“Overcoming Fake Talk: How to Hold Real Conversations That Create Respect, Build Relationships and Get Results,” by John R. Stoker, McGraw Hill Education, $20, 276 pages.
With the hundreds of communication books published every year, you’d think we’d be better at it. Unless you’re stranded alone on a desert island, you are participating in conversations daily - but are you getting any better at them?
Springville author and founder/president of DialogueWorks John Stoker, has written an enlightening book with the provocative title, “Overcoming Fake Talk”. The book is designed to help business leaders, employees, neighbors and families improve the quality of their conversations.
He uses his 20 years experience as an attorney, river rafting guide, and business coach to offer eight principles with titles like, “Do You Ruin Everything by Being You?”. This chapter encourages the reader to try the Reflection Principle to check their part in a presentations and conversations.
Another chapter tackles the ever-popular issue of ego. It’s titled, “Why Ego Off?” and talks about the Connection Principle – Listen and Attend to Connect. We listen with our ears but we attend with the rest of us –“our eyes, our heart, our body, and our thinking”.
The author asks, “Why don’t we listen?” then answers, “Ego! In our conversations we are often more preoccupied with what is important to us rather than the person sitting in front of us.”
The book is more than an eight step program to cure our fake talk, or counterfeit conversations. Each principle is illustrated with personal experiences and stories to help the reader relate to the information. Research, charts and diagrams provide additional “hmmm” and “ah hah” moments.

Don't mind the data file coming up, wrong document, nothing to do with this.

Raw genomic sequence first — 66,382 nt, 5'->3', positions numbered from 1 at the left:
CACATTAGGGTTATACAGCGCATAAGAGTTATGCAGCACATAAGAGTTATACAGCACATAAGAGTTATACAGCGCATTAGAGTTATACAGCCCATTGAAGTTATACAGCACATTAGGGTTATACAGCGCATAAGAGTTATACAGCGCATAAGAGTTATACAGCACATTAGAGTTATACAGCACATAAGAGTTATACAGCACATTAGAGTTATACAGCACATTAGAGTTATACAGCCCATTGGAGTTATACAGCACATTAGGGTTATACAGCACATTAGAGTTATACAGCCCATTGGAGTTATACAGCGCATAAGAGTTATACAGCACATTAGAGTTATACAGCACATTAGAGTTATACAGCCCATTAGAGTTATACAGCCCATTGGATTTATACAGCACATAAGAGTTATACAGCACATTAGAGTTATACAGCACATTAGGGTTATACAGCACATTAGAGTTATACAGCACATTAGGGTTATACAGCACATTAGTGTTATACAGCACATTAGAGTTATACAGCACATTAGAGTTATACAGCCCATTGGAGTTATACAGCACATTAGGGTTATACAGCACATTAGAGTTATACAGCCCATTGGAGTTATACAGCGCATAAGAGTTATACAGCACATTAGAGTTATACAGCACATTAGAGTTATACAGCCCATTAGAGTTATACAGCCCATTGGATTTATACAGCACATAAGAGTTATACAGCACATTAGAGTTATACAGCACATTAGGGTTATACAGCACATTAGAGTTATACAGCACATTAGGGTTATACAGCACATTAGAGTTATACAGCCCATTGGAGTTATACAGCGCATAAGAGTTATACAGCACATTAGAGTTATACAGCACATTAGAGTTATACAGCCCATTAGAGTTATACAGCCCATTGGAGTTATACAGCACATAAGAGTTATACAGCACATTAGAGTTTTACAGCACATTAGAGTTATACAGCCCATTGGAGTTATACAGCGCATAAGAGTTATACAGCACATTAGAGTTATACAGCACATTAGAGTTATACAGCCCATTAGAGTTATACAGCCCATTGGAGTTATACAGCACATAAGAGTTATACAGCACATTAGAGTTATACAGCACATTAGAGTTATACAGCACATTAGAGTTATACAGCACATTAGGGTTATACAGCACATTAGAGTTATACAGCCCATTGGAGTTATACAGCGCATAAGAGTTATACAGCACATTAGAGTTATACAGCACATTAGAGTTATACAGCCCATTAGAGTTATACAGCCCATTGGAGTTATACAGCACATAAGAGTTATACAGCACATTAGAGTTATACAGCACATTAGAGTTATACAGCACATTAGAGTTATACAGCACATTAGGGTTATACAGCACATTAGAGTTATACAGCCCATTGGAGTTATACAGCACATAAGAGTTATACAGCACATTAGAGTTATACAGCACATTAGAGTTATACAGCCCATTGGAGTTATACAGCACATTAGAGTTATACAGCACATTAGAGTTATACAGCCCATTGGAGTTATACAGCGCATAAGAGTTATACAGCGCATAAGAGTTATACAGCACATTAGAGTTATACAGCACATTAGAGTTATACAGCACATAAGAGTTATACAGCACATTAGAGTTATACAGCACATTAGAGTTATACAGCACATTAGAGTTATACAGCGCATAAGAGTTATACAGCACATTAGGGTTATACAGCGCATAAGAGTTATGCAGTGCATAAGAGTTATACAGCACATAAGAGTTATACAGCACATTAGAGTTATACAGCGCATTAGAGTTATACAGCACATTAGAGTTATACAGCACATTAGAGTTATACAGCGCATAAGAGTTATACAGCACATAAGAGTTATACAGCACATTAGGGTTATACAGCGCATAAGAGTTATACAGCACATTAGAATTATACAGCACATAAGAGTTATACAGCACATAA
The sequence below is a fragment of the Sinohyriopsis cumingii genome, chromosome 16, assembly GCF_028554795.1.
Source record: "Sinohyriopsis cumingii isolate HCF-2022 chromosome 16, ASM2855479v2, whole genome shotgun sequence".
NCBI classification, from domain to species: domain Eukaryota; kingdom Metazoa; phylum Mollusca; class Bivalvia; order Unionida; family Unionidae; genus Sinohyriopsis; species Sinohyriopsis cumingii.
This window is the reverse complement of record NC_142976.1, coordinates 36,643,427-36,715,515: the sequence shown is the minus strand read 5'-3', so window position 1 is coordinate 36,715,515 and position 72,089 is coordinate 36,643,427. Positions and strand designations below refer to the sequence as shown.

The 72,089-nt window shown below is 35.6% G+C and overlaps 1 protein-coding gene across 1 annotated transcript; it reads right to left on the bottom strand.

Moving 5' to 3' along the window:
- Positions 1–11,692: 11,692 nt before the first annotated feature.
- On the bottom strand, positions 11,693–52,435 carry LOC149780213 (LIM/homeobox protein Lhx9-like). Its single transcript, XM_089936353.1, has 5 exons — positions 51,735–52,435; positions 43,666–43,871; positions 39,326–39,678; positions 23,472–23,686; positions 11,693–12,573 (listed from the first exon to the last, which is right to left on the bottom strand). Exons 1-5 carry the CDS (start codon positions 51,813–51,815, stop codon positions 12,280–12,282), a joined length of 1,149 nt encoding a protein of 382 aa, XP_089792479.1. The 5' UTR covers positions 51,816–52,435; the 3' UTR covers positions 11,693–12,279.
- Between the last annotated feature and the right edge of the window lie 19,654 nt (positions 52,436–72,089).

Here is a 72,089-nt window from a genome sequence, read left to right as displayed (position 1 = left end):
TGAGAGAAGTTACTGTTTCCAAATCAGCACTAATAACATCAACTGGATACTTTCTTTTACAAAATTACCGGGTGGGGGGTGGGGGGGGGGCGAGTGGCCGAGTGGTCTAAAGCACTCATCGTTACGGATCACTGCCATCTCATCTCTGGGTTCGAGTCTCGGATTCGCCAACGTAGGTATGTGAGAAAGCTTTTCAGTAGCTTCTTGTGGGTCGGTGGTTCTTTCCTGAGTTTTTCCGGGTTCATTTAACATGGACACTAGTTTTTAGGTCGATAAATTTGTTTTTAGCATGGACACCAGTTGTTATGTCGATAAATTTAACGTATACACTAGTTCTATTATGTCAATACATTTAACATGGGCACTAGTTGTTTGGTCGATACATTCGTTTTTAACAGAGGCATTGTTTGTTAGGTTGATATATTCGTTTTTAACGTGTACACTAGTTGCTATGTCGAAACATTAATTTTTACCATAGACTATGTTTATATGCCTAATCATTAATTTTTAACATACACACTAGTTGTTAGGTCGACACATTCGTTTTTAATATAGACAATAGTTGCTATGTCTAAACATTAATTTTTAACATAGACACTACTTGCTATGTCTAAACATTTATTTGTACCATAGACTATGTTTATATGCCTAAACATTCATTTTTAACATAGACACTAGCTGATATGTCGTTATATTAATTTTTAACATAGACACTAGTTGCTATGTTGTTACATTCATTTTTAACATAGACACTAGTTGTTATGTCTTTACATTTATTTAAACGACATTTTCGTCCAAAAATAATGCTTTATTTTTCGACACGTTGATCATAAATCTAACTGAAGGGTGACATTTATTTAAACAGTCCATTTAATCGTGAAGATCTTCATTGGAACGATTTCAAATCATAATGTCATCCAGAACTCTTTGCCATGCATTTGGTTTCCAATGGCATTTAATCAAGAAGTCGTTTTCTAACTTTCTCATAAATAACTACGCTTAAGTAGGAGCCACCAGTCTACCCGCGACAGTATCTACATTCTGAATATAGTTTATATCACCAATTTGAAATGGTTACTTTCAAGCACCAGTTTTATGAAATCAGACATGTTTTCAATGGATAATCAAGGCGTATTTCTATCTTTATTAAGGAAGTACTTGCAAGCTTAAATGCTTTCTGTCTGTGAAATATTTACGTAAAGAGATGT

I liked the “gentle reminders” at the end of each chapter. These nagging little bullet points should be printed and taped to the mirror. Here’s a good one: “Don’t believe everything you think. Just because you think something doesn’t make it so.” Or how about putting this on a Post-it note: “You can defuse emotion - your own and others’- by asking questions.”
I think most readers can agree with Stoker’s premise that much of our conversation doesn’t bring about the results we hope for as we try to communicate. We all have difficulty managing our thinking, feelings, words and actions and could use some helpful information to improve those conversations.
For more information about the book and where it is available for purchase, visit www.overcomingfaketalk.com.
Maple Mountain Girls Softball Team 2014-2015: Top: Peyton Hunter, Carley Guymon, Shaniya Jacobson, McKenzie Mecham, and Megan Wiley Middle: Breanna Gammon, Avery Reynolds, Shandi Jacobson, Sydnie Wilson, and Alayna Ellis Bottom: Jezni Widdison, Bailey Witney, Ellie Ashman, Christine Aguero, and Aubrey Guymon
Maple Mountain Baseball Team 2014-2015: Top row (left to right): Coach Studdert, Tyler Young, Nick Shaw, Drew Wixom, Kade Poulsen, Mitch Holms, Bryson Van Tassell, Jaren Hall, Nik Mafi, Coach Miner. Bottom Row: Jason Blanthorn, Sawyer Baum, Bronson Ashman, Conner Ellis, Logan Nelson, Brandon Beebe, Jake Mafi, Colton Hamilton, Canon Miner.